Companies face the challenge of unlocking their businesses in the new global economy. Michael Jackson, guest speaker at the Hitachi Innovation Forum, points out that people, every day, generate staggering numbers.
Every 24 hours, we will do $736-billion of business – more than we did in the year of 1950.
“This is intriguing in the face of words like recession and economic downturn,” he says. “The people talking downturn are probably those not embracing change.”
1950 was the year we started the technological age. In addition, we do more research in a day today than we did in a year in 1960. People send more mail today that in a year in 1970 – and this doesn’t even count e-mail. E-commerce last year touched $100-trillion – and everything has to be delivered.
People make more phone calls that we make in the year of 1980 – on landlines alone, not counting cell phones. And they send more e-mails today – 4-million per second – than in the year of 1994; and more SMSes – 16-billion per day – than in the year of 2001.
“No generation other than us has had to deal with anything like these circumstances. Tear up the rulebook because the world is not the same,” Jackson says.
Back in the 1950s, he says, the cutting edge speed of delivery was weeks. By the 1960s, it was down to days, by the 1970s customers were prepared to wait just minutes. By the 1980s, customers wanted delivery “now”.
In the 1990s, customers expected 24/7 delivery. In the new millennium, we entered the instant era and if companies didn’t meet instant gratification customers simply moved away.
“Now the world is changing in three-year cycles,” Jackson says. “And the pressure is constant. It means everything has got to change.”
People are a truly globalised planet, Jackson says. There are no barriers, technology is everywhere, and companies have to operate in a co-operative model. The world has also become idealised, with customers expecting to get everything they wish. This means people are stressed to the maximum, working harder than ever before.
“Things are fundamentally different,” he says. IDC says people can expect to be 44-times busier by 2020 than they are today.
“So how are we going to cope?” Jackson asks. “There’s got to be a new formula.”
Today, people have to take where they are today, think of how it can be different, and that’s probably what the future will do.
“We are not wired for change. We like safety and comfort.”
Traditional companies have to find new ways of doing business in order to find new ways of generating revenue. People and companies are under significant pressure, Jackson adds. Even the last 10 years have seen massive changes in consumer technology. Just 10 years ago the hottest product on the market was the iPod – and it as individualised to each-user.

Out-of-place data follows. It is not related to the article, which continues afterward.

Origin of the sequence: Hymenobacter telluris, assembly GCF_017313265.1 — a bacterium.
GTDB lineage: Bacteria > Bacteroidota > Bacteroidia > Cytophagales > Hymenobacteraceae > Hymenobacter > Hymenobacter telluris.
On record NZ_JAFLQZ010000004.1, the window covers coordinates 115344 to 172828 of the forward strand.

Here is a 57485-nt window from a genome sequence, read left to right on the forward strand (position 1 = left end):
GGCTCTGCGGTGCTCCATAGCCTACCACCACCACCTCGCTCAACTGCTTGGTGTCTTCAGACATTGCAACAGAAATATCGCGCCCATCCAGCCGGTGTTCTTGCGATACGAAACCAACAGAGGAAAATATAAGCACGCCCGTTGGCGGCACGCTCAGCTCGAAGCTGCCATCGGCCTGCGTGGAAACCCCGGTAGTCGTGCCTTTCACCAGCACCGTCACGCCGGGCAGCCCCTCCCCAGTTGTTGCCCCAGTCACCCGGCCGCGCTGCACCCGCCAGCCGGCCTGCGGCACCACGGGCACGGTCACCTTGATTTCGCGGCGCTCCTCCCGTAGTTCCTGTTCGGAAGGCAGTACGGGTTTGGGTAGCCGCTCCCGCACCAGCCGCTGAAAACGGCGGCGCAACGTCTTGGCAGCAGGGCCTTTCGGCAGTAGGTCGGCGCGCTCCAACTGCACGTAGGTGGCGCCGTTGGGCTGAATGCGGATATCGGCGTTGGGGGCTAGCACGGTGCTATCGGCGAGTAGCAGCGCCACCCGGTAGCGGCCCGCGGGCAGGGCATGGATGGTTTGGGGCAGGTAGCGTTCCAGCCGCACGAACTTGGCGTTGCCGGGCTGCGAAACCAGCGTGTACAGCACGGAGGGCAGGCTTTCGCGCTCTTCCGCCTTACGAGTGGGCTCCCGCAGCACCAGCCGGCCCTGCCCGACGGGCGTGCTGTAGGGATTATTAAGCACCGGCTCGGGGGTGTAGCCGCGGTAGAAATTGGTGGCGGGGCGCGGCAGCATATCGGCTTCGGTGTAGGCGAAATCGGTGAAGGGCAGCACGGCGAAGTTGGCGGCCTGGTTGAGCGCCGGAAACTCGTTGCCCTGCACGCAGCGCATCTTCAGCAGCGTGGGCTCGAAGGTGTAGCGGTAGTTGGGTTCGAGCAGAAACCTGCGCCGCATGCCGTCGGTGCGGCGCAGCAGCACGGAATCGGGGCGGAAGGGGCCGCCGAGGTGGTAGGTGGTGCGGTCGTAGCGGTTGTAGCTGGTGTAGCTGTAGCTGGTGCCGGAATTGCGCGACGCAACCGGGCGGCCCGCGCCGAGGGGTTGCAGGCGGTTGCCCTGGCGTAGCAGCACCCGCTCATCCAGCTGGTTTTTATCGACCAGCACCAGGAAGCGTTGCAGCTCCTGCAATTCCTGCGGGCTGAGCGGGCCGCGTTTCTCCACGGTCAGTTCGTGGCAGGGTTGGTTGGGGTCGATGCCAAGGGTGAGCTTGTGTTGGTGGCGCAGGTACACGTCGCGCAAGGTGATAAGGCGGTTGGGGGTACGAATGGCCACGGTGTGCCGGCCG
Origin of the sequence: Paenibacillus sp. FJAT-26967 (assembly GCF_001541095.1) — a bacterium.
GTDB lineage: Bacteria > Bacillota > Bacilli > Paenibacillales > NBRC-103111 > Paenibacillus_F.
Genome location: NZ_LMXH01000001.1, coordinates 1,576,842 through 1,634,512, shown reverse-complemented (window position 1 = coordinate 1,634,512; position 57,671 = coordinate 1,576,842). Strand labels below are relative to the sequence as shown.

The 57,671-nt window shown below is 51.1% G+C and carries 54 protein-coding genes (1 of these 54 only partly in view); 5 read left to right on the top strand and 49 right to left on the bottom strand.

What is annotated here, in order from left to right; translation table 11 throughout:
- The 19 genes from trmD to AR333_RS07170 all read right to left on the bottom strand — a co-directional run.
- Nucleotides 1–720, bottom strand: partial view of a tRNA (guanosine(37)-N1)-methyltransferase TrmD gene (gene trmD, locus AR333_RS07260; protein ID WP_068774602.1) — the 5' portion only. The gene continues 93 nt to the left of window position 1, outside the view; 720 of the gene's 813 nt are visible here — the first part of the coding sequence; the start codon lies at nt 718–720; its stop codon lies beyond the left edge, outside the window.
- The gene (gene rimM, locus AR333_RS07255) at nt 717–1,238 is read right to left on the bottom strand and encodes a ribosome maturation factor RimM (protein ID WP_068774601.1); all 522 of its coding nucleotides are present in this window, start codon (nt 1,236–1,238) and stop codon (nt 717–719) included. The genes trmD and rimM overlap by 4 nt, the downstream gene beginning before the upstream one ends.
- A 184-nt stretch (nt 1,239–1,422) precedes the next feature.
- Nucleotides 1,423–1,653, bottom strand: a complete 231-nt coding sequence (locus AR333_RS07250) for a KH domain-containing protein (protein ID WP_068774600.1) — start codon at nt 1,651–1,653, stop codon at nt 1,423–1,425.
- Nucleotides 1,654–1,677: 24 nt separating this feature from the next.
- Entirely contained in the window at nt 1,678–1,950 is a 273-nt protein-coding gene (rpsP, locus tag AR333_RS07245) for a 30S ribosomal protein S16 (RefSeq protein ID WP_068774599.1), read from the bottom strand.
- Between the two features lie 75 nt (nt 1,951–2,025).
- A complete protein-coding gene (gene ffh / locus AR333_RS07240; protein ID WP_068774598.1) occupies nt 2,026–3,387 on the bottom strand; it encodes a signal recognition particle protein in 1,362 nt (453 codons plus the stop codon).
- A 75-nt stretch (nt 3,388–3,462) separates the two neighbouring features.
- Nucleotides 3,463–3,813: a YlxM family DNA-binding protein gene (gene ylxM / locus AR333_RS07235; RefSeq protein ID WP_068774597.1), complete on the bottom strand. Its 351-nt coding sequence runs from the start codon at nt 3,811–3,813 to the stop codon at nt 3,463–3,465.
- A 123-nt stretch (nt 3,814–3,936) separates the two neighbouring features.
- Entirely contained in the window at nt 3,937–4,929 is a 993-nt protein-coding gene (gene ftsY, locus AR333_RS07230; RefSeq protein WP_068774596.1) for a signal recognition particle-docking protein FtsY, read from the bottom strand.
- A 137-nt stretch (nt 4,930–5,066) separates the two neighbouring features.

Between 2006 and 2009, we saw the emergence of reality search, crowdsourcing and the smartphone. Between 2010 and 2013, we have seen the emergence of the tablet computer, big data and cloud computing.
“All this came from the sheer value of data that we are producing.”
The road ahead is scary, Jackson adds. It’s important to find balance and stay in control.
“But conditions are changing so quickly means that we don’t know how to navigate – even though we are busy driving 24/7. We need to embrace the change.”
To achieve this, we need to focus on the destination, not looking into the rear-view mirror.
“Yet how many of us spend our lives looking backwards?”
People should be looking for new road signs, such as simplification, smartening up and simplifying. An important lesson we can learn from Confucius, Jackson adds, is that life is simple and we shouldn’t complicate it.
“Identify what’s important to you, eliminate everything else; with what’s left, if you can’t do it yourself, automate, delegate or get help,” he says. “We’re trying to do too much; we need to simplify our lives. We need to smarten up, and find new ways of doing things.”
To get there, Jackson says, there are several learning steps that we all take.
These begin with unconscious incompetence – you don’t know what you don’t know; when you begin to learn you become conscious of your incompetence – you knew how hard it was; then you moved into the era of conscious competence – where you know what you know; then you become unconsciously competent – you don’t know what you know, and perform tasks unconsciously.
“Unconscious competence creeps into every area of our lives, because we stop learning,” Jackson says. “The ideal tip of the pyramid is conscious excellence – where you are at the top of your game. You have to more conscious of what you are doing.”